Building phase 1
The oldest sections of wall in the Old Synagogue date from the late 11th century. Wood from this building phase can be dendrochronologically dated to the year 1094. The ancient uncoursed rubble masonry with recessed pointing can be seen in an 8 metre wide section of the west wall.
As was common in the Middle Ages the original floor lay beneath street level. As a sign of humility one descended a few steps down when entering the house of worship.
Building phase 2
In the second half of the 12th century the synagogue was rebuilt or renovated. Only a short section of the west wall remains from this building phase. The joints in the stonework are not visible. The only adornment in it is a double window, the biforium, which incorporates a wooden lintel from the first building phase.
Building phase 3
Around 1270 a purpose-built new synagogue was constructed, incorporating the older parts of the building. Five lancet windows and one large rose window give distinction to the west facade. A wooden barrel vault, whose original plaster edge survives under the roof of the west wall, spanned the high interior room of the house of worship.
The only visible adornment to the interior room is the lamp cornice, a ledge which runs round the walls to illuminate the synagogue. It is clearly visible on the east side of the room. Here is where most likely the Torah shrine was. It was destroyed during the conversion into a storehouse to make room for a large doorway. The location of the lectern, the bimah, cannot be ascertained due to missing traces on the floor. In medieval times however it usually stood in the middle of the room. Two preserved voussoirs indicate that the bimah was of octagonal shape.
Building phase 4
Around 1300 the synagogue was extended by a few metres to the north and raised. The extension probably accommodated the women’s synagogue that was traditionally separated from the men’s prayer room, or it served as a school for the boys’ Hebrew lessons. It was partitioned from the actual synagogue room by a large fluted lancet arched screen.
The extension had a symmetrically structured facade to the north. Originally the entrance to the synagogue was in the middle of the north wall. Over the preserved gate there were five high lancet windows, only three of which however survive: During the conversion of the synagogue into a storehouse after the pogrom of 1349, the windows were minimised in order to integrate storage floors by using the old jambs and arches.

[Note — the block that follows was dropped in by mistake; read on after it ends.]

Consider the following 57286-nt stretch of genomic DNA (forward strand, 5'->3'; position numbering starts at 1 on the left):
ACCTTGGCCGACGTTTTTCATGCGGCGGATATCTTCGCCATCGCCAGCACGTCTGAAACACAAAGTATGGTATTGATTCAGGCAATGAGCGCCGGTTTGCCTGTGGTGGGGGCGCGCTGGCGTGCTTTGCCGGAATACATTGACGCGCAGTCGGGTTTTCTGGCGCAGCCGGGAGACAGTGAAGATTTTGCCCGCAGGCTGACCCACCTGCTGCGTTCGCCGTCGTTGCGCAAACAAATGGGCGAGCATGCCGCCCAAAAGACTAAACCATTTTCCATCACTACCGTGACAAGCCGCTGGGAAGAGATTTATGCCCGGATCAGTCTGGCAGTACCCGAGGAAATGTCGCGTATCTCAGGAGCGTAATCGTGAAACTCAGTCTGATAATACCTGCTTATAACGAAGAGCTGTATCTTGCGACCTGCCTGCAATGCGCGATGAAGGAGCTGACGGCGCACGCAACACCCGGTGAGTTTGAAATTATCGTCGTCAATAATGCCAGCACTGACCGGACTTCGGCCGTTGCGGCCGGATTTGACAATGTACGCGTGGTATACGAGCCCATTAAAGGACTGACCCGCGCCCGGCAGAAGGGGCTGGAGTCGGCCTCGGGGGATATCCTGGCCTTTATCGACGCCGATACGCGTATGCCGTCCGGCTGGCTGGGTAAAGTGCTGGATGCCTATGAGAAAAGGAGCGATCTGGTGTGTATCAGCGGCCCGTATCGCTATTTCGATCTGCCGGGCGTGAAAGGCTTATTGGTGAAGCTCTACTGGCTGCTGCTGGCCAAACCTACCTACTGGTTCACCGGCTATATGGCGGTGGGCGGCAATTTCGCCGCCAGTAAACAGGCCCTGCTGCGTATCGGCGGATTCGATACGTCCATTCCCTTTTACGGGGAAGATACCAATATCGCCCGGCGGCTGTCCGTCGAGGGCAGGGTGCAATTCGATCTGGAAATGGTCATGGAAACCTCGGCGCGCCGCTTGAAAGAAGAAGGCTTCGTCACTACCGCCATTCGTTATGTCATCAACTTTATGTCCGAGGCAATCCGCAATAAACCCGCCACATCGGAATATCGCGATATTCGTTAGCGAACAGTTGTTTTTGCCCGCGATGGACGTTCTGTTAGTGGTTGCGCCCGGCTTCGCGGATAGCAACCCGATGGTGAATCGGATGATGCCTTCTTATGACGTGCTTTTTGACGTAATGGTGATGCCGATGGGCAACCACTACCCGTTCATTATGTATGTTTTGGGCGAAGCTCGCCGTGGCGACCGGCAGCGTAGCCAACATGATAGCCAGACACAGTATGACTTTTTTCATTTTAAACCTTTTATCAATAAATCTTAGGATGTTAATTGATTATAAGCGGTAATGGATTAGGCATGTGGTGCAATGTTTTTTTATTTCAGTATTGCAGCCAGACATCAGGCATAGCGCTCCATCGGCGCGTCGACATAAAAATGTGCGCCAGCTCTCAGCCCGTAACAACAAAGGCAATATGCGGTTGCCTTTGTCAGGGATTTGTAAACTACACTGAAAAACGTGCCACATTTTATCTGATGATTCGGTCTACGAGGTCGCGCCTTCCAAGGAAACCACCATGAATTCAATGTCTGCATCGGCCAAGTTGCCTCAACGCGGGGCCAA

Use as storehouse
After the devastating pogrom of 1349, during which the synagogue was badly damaged, the city of Erfurt acquired the building. It was sold to a trader who already owned No. 2 Michaelisstraße, the easterly adjoining plot. During profanation of the synagogue he converted the house of worship into a storehouse by constructing a large vaulted cellar under the building and erecting new roof trusses. Two massive wooden floors, whose beams can be dendrochronologically dated to the year 1350, were inserted. In order to get carts from the front building in Michaelisstraße to the storehouse and on to Waagegasse, two large doorways were broken into the east and north wall. The building was used as a storehouse for the next 500 years and hardly changed. This is evidenced today by grains and husks, which can be seen behind the new glass panes of the lancet windows in the west facade.
A dining and dance venue
From the late 19th century the former synagogue was used for worldly pleasures: A ballroom was installed on the first floor, whose rich décor with stucco figures and coloured painting is largely preserved. For this the top-floor ceiling of the storehouse was taken out and replaced by a circular gallery. On the ground floor there was a kitchen and later a dining area. There were also two skittle alleys in the cellar and on the ground floor. The building was used as a restaurant until the beginning of the restoration works.
After 1990: Discovery and salvage
Due to the many conversions, extensions and additions, the original form of the synagogue was barely discernible for a long time. It was not until the late 1980s that the existing substance was documented and assessed by the Independent Institute for Building Research and Documentation (Freies Institut für Bauforschung und Dokumentation). From 1992 building surveys by the Independent Institute for Building Research and Documentation took place the under the direction of Elmar Altwasser. It was found that the Old Synagogue was largely intact and of particular constructional quality. However, caused by the use as storehouse and ballroom as well as decades-long neglect, there was an acute danger of collapse. The new owner, who had acquired the synagogue together with the whole group of buildings in 1990 from the TLG (Treuhand Liegenschaftsgesellschaft, the State real estate company dealing with property after the fall of the Wall) and who wanted to install a large restaurant with a brewery, did not make any effort to restore the building. Because of its uniqueness that was slowly being discovered the city of Erfurt endeavoured to save the synagogue and find an appropriate use for it. After lengthy negotiations it was bought by the city in 1998.
1999 to 2009: Restoration and conception of a museum
The special history of the Old Synagogue called for a special restoration. It was decided to preserve the traces of the different uses, which reflect the history of Erfurt’s Jewish community. In order to make the synagogue visible from the outside, numerous annexes were removed.
On the question of the future use of the Old Synagogue a captivating idea took form, which was worked on from 2003: the establishment of a museum of the culture and the history of Erfurt’s Jewish community in medieval times. The Museum Old Synagogue Erfurt was opened on 27 October 2009.